Trading is not a game of exacts. Perfectionists need not apply. Markets are made up of many irration...
05/14/2004 12:00 am EST
Small bank specialist Doug Hughes and value investor Richard Young both see takeover potential in regional banks. Ken Kam's gurus at Marketocracy look to Cleveland banks. Meanwhile, Richard Band sees opportunity in the country's biggest banking operation.
"Kaiser Federal Bancorp (KFED NASDAQ) is a mutual holding company which just sold 5.6 million shares of common stock at $10.00 per share in a subscription offering. The stock opened at $14 and has headed south ever since, along with most bank stocks over the past few weeks. Kaiser has earned a 5-star superior rating for 40 straight years. They have four locations in Los Angeles, San Diego, and Santa Clara counties and have served this market for over 50 years. Trading at 1.70 times book for a MHC, is cheap, especially for the strong markets they are in. Their asset quality is near perfect and reserves are very strong and total assets are $448 million. Look for strong earnings growth for several years and a sale of the bank in four-five years at $26-$29+ a share. The bottom line is that they are in the right markets where there is plenty of growth and the recent market sell-off has given us all a chance to get in, at a fair price. Accumulate under $11.50 and buy all you can under $11. Downside should be limited to around $10.50 a share."
"Looking at the possibilities for long-term compounding, my one of the best-positioned industries for the next decade is the small- and medium-size bank group," says Richard Young, editor of Intelligent Investing . "I'm very enthusiastic about this sector. The number of banks is going to continue to decline over the coming decade. Takeovers will be rampant and most at premium prices. I have added two new banks to my list--New York Community Bancorp (NYB NYSE) and Century Bancorp (CNBKA NASDAQ). Buy both of these conservative dividend-payers. We recommend adding them to our position in First National Bankshares (FLB NYSE). Within five years, over 70 million Americans will begin to retire. The Baby Boomers will be on the move, and state tax-free, semi-tropical Florida will be the #1 target. The bank is hunkered down in Naples, the top Florida hot spot for the super affluent and conservative."
"Despite the backdrop of rising rates, the last top two buys from the m100-the top performing investors among the 50,000 monitored by Marketocracy-- are financials: Cleveland-based KeyCorp (KEY NYSE) and Charter One Financial (CF NYSE)," says Ken Kam , manager of the Masters 100 Fund. "In April, KeyCorp, which offers consumer and corporate banking, said its first-quarter earnings were 59 cents per share, up 15.2% from the year before and ahead of the average analyst expectation of 53 cents. With a p/e of 13.59 and a 1.77 price-to-book ratio, the gurus liked the value. Charter One isn't as cheap as KeyCorp, but it did raise its quarterly dividend to 29 cents per share from 26 cents two weeks ago. And the company needed it, after missing first-quarter earnings expectations of 69 cents per share with a figure of 22 cents. Charter One said, however, that the low number reflected an 'unusual' debt prepayment charge and that it otherwise would have earned 71 cents per share. Regardless, it closed April 7.3% lower than it opened the month."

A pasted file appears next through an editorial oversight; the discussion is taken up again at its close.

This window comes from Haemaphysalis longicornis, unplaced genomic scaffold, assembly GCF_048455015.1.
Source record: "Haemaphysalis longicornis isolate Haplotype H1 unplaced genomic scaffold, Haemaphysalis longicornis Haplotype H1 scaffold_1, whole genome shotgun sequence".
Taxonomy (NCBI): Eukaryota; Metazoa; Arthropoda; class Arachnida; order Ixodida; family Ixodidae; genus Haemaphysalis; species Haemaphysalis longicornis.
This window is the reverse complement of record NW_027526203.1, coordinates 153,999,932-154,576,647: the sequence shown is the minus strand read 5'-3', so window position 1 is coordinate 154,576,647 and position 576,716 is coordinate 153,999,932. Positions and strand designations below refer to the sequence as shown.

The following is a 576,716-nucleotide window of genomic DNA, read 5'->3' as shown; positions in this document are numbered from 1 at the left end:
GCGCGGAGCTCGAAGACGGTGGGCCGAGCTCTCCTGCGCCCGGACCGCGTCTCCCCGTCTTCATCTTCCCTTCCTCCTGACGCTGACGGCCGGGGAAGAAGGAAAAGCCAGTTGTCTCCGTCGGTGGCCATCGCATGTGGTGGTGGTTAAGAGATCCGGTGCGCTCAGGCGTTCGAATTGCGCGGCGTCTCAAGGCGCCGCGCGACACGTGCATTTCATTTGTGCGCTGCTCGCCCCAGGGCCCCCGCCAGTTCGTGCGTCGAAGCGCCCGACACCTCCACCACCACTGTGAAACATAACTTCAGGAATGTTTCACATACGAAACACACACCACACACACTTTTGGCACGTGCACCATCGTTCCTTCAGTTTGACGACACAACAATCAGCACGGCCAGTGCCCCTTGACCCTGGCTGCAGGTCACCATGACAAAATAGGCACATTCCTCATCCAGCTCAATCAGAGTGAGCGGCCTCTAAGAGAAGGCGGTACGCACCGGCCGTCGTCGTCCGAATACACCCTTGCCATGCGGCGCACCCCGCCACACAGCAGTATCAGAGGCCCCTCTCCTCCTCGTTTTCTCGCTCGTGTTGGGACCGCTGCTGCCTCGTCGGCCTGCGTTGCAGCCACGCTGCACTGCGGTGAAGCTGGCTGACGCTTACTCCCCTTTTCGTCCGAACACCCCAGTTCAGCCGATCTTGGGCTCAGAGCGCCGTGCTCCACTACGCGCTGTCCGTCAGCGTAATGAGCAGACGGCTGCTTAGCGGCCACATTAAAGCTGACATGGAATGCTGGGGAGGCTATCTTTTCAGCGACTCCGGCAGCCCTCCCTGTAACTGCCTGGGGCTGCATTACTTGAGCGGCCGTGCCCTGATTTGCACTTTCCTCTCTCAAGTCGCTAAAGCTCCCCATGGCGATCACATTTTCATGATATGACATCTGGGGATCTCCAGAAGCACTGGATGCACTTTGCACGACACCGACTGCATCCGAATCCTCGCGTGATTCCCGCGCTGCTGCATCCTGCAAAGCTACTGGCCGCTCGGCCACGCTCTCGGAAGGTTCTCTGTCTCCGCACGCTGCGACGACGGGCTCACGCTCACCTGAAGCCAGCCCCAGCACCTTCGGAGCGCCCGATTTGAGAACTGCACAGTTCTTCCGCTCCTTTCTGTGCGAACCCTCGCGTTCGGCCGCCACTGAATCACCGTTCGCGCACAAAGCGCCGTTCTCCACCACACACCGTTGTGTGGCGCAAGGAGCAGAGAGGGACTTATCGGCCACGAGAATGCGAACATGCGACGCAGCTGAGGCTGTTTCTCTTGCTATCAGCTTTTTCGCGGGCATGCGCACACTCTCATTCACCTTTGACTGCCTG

Meanwhile, Richard Band, editor of Profitable Investing , suggests a large-cap banking issue. He says, "If coming rate hikes aren't about to wreck the economy, it stands to reason that some of the best stocks to buy right now are those that have been knocked down by exaggerated fearof rising rates. That insight steers us to Citigroup (C NYSE), the world's largest bank. Citigroup management welcomes higher rates, as the byproduct of a stronger economy. For one thing, brisk economic growth means fewer bad loans-- a banker's dream. Moreover, Citi has rearranged its balance sheet to match assets and liabilities more closely. In other words, as rates increase on Citigroup's deposits and other liabilities, the company will earn higher yields on its loans, securities, and other assets. What else is there to like? Plenty: Not only big and safe, Citigroup today is cheap as well. Citi just announced its fifth consecutive quarter of record profits. It pays a generous 3%. And at only 13 times this year's estimated earnings, Citi is trading at roughly parity with the long-term growth rate. And the company is aggressively buying back its own shares. In the past quarter alone, it repurchased 10.5 million shares. Another $2.2 billion is authorized for future buybacks. Buy at $53 or less. I'm targeting $60 by year-end."
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